Ukraine’s Nuclear Disarmament
- Amidst the war between Ukraine and Russia, the status of non-nuclear weapon state of the state of Ukraine has come into relevance.
- Apart from the borders of Belarus and Kazakhstan, Soviet nuclear weapons were present on Ukrainian territory after the dissolution of the Soviet Union.
- Over 1,900 strategic warheads, 2,500 tactical warheads, 176 intercontinental ballistic missiles (ICBMs), and 44 bombers were among the weapons.
- On December 30, 1991, 11 countries of the Commonwealth of Independent States (CIS) signed the Minsk Declaration on Strategic Forces, pledging to hand up all nuclear weapons stationed on their territory to the Russian government, as per Article IV.
- With the Lisbon Protocol of 1992, political and diplomatic efforts to remove Russian nuclear weapons from Ukraine began. Ukraine, Belarus, and Kazakhstan agreed to ratify the Strategic Arms Reduction Treaty (START) and join the Non-Proliferation Treaty as part of the protocol (NPT)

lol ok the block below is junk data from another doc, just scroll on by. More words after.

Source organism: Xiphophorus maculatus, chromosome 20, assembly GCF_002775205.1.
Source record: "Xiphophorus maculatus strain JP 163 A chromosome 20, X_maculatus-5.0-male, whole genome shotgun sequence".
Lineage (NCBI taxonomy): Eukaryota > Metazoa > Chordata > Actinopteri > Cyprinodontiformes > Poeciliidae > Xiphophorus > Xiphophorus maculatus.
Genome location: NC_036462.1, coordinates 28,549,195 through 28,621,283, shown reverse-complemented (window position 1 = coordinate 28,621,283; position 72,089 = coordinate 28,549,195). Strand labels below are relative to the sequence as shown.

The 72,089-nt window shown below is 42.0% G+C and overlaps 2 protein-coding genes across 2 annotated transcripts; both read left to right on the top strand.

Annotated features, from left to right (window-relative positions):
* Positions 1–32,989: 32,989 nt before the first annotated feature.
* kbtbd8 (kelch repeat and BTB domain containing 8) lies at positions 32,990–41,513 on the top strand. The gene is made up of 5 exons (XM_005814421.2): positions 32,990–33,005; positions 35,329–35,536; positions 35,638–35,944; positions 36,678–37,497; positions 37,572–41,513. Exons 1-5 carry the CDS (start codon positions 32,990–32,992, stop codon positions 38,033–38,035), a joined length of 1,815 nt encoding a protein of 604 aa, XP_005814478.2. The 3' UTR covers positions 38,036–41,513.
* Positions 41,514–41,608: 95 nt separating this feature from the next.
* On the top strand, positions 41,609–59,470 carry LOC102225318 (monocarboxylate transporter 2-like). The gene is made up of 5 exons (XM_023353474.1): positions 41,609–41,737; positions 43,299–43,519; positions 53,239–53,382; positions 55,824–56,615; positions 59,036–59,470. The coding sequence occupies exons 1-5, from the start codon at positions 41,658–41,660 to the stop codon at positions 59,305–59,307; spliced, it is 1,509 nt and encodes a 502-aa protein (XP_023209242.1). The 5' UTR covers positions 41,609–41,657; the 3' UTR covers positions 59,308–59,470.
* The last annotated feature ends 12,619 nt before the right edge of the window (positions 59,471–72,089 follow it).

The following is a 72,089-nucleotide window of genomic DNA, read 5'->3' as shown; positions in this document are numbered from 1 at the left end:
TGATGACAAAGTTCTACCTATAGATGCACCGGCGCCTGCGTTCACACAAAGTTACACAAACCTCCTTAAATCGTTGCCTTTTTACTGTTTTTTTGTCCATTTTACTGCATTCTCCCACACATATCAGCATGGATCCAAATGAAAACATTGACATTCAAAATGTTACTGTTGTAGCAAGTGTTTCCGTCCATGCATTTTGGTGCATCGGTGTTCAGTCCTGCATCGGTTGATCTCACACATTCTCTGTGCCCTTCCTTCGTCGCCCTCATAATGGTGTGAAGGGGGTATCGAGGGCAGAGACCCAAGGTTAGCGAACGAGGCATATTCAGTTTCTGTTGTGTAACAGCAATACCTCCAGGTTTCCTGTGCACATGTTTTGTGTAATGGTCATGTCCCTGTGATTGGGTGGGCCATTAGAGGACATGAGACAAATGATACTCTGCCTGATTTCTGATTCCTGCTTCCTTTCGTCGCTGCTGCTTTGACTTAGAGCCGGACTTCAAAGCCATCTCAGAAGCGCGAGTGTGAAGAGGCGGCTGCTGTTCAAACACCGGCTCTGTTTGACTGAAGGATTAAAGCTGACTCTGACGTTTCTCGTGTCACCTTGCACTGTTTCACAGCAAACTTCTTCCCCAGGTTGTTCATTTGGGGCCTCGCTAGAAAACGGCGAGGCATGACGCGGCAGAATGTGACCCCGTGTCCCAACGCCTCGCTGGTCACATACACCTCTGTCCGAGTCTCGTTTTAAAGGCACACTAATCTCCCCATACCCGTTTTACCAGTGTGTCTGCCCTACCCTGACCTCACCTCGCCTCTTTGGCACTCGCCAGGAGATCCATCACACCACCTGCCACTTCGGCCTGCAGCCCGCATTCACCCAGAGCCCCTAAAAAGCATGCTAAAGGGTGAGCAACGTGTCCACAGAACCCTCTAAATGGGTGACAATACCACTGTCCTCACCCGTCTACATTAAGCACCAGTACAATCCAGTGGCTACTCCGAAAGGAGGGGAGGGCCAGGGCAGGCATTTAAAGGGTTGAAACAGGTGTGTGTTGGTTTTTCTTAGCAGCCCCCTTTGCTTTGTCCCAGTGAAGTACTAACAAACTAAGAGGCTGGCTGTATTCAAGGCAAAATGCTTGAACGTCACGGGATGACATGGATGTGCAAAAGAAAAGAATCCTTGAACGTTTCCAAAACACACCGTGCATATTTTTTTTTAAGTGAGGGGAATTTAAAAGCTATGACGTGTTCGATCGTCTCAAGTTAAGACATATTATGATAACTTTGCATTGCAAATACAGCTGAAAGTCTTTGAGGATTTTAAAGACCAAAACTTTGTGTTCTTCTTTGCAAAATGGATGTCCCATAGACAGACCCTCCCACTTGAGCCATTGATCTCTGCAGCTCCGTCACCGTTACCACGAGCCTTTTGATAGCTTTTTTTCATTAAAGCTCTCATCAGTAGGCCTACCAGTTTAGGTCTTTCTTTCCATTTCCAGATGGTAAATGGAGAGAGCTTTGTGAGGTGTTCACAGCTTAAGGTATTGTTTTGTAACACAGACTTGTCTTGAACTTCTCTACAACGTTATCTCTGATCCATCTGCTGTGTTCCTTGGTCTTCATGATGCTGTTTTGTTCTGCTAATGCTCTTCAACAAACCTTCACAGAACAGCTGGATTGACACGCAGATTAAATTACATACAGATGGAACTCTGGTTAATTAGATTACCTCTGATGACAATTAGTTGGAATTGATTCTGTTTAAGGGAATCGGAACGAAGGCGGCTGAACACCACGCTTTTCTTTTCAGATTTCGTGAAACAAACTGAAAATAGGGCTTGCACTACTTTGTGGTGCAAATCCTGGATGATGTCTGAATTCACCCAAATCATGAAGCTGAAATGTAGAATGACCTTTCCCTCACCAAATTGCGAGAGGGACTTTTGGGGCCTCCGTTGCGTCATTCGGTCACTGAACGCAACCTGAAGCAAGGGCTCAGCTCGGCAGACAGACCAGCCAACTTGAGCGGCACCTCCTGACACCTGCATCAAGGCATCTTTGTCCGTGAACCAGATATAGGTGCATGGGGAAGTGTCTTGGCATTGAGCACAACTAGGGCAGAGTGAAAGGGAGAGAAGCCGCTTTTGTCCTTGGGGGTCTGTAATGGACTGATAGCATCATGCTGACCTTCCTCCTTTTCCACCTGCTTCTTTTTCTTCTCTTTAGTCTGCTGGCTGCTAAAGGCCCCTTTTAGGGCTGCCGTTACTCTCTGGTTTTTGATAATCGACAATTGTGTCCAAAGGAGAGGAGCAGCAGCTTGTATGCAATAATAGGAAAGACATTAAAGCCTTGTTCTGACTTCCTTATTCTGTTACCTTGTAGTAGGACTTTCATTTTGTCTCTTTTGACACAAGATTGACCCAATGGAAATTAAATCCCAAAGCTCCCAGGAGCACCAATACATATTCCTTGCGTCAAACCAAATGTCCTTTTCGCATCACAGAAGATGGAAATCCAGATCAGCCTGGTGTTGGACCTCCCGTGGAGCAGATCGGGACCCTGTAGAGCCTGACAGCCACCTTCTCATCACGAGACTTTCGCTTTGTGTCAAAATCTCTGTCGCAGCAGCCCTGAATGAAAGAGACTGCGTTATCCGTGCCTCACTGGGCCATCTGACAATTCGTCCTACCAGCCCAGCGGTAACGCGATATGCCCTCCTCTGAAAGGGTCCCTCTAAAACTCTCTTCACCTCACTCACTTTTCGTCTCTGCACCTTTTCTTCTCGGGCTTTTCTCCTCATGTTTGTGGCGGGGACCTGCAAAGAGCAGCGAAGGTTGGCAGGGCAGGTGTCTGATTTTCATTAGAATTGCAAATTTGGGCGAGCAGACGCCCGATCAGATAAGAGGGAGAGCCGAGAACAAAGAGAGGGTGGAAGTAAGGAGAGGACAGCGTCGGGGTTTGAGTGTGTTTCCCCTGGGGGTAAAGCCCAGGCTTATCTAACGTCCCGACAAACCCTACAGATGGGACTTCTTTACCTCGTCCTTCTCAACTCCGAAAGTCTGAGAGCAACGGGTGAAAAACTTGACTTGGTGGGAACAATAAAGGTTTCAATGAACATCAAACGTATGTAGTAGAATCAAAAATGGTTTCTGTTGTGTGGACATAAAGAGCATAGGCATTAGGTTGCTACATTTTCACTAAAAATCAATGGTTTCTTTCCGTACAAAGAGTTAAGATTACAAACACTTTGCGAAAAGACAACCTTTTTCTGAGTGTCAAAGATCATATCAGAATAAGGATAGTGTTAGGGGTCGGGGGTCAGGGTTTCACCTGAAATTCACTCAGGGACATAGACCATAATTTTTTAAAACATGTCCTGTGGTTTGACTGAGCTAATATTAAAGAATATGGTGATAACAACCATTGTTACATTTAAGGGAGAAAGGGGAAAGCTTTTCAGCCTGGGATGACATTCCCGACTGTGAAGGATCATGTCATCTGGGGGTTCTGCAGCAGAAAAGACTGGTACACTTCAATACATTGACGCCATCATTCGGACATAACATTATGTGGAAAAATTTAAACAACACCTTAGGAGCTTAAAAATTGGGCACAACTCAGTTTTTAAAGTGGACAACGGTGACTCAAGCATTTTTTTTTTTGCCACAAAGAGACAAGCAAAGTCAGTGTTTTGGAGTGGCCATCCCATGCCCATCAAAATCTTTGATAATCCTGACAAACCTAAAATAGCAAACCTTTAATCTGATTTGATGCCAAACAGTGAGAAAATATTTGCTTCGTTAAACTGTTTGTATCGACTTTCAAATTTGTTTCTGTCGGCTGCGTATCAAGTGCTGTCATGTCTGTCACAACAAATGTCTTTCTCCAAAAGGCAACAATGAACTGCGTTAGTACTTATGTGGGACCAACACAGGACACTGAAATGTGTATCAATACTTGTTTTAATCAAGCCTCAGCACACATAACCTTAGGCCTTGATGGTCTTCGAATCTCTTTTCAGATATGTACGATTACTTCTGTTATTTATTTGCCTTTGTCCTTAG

- Russia and Ukraine began bilateral negotiations on nuclear dismantlement in September 1993.
- However, disagreements over guarantees for Ukraine’s territorial integrity and sovereignty, as well as the costs of dismantling nuclear weapons, prevented the signing of a final document.
- Following that, on 14 January 1994, Ukraine and the United States signed the ‘Trilateral Statement,’ in which Ukraine promised to complete disarmament of strategic and tactical weapons in exchange for economic and security assurances on NPT membership as a non-nuclear weapon state.
- The failure of International Organisations including the United Nations has been evident.
- It has failed to protect the security interests of the weaker countries.
- The Russian military action in Ukraine will have negative consequences for the sanctity of international order and peaceful resolution of border disputes.
Source The Hindu
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